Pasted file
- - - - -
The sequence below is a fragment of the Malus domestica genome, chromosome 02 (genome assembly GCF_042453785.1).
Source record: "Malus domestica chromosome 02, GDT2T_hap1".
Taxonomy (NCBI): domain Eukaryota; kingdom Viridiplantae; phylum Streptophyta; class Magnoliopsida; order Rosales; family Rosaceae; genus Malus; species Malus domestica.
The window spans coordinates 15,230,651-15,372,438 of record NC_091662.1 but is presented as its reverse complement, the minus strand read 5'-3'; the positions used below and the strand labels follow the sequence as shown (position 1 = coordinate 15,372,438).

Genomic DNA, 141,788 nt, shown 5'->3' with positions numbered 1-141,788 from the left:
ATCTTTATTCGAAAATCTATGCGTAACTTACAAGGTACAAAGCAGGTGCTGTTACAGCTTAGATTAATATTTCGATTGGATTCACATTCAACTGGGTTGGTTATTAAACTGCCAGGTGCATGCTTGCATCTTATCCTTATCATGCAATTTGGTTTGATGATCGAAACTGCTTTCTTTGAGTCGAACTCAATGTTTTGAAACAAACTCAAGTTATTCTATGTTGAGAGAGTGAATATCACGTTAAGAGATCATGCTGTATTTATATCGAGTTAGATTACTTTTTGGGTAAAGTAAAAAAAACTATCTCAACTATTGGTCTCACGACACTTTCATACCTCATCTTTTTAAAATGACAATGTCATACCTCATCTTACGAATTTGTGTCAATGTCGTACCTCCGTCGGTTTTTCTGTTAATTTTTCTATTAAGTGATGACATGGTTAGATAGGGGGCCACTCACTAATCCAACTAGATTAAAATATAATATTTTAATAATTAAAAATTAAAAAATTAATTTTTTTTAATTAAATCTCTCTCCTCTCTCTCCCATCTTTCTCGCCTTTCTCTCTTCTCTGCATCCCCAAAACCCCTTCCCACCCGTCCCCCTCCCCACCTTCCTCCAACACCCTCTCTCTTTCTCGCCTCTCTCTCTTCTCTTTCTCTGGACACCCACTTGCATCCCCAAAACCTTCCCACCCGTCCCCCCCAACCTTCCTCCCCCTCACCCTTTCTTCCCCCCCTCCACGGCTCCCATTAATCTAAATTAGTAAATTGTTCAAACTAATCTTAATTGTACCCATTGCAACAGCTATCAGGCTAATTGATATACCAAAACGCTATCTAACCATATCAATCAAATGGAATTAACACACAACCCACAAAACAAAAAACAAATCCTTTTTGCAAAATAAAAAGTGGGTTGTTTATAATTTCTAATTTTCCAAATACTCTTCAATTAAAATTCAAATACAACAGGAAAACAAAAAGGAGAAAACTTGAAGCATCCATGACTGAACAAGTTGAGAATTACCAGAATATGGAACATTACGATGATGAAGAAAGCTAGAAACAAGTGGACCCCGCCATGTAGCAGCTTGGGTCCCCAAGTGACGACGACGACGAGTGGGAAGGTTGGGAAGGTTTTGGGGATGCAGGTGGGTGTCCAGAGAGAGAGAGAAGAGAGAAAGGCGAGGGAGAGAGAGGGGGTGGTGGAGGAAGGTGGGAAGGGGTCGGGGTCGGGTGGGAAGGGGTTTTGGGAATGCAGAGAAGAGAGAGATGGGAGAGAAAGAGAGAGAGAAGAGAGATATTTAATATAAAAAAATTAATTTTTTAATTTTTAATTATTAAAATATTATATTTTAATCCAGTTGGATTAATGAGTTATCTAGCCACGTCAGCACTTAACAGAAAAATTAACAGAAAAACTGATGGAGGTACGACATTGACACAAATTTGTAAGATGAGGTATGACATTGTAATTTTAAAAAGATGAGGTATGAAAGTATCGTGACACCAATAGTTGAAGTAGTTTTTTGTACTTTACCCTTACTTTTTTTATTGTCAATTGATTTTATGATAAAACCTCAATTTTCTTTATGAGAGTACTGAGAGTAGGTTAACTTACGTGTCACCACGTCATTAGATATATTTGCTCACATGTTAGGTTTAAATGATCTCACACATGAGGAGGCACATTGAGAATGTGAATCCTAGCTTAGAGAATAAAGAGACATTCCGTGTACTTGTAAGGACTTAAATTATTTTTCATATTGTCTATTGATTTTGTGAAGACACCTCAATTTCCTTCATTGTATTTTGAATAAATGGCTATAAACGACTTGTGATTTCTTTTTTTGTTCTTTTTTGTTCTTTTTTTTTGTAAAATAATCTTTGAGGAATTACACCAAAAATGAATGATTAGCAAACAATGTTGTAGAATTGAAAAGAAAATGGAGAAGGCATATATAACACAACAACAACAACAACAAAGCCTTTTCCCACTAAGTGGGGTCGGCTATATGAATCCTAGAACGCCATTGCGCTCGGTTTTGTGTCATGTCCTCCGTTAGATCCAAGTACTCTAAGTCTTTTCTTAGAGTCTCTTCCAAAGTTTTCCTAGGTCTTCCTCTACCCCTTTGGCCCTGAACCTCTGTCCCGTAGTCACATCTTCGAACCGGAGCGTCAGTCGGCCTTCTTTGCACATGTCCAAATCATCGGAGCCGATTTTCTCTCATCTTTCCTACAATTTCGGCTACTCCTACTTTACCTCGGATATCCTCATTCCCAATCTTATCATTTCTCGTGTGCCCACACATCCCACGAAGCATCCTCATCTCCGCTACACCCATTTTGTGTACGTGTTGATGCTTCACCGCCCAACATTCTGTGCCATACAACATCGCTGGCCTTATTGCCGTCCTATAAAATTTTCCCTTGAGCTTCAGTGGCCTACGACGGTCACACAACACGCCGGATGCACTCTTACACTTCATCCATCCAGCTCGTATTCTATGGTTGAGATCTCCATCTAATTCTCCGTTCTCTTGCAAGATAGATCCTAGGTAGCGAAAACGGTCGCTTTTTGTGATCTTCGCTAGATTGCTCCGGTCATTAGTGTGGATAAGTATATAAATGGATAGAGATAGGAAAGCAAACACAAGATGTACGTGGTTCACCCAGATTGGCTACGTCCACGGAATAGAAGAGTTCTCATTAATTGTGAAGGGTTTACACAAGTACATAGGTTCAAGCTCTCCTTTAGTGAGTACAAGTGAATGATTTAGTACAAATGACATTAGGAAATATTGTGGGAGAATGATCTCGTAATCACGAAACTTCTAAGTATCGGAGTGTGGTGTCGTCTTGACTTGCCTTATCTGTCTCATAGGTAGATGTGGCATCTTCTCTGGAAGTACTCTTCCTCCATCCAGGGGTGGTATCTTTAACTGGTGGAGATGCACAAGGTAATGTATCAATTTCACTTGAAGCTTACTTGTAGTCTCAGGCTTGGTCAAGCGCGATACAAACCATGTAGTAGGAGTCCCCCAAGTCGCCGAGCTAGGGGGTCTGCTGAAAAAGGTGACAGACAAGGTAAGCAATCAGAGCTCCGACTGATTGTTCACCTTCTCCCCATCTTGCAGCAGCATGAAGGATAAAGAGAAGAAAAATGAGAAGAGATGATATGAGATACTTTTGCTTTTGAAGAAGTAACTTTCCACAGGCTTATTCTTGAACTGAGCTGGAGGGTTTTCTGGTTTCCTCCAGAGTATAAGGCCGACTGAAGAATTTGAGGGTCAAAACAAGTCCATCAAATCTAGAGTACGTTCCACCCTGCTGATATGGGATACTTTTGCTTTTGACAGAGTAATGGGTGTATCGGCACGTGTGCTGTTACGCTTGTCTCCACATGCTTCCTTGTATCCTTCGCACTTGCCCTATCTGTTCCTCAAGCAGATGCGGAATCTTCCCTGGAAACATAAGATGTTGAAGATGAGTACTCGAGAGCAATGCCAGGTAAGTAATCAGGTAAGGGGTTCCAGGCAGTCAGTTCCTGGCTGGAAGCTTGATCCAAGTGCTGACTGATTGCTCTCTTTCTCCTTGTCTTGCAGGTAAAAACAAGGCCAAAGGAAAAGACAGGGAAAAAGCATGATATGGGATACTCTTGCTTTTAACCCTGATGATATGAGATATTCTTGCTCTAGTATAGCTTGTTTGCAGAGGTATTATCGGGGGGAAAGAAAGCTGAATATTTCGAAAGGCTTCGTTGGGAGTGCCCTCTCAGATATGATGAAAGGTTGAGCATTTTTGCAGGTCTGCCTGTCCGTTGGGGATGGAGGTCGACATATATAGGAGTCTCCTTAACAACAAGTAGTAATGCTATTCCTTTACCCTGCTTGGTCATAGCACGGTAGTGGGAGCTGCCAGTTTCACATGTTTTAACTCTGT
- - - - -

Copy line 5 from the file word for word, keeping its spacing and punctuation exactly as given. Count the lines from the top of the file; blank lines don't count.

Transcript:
Genomic DNA, 141,788 nt, shown 5'->3' with positions numbered 1-141,788 from the left: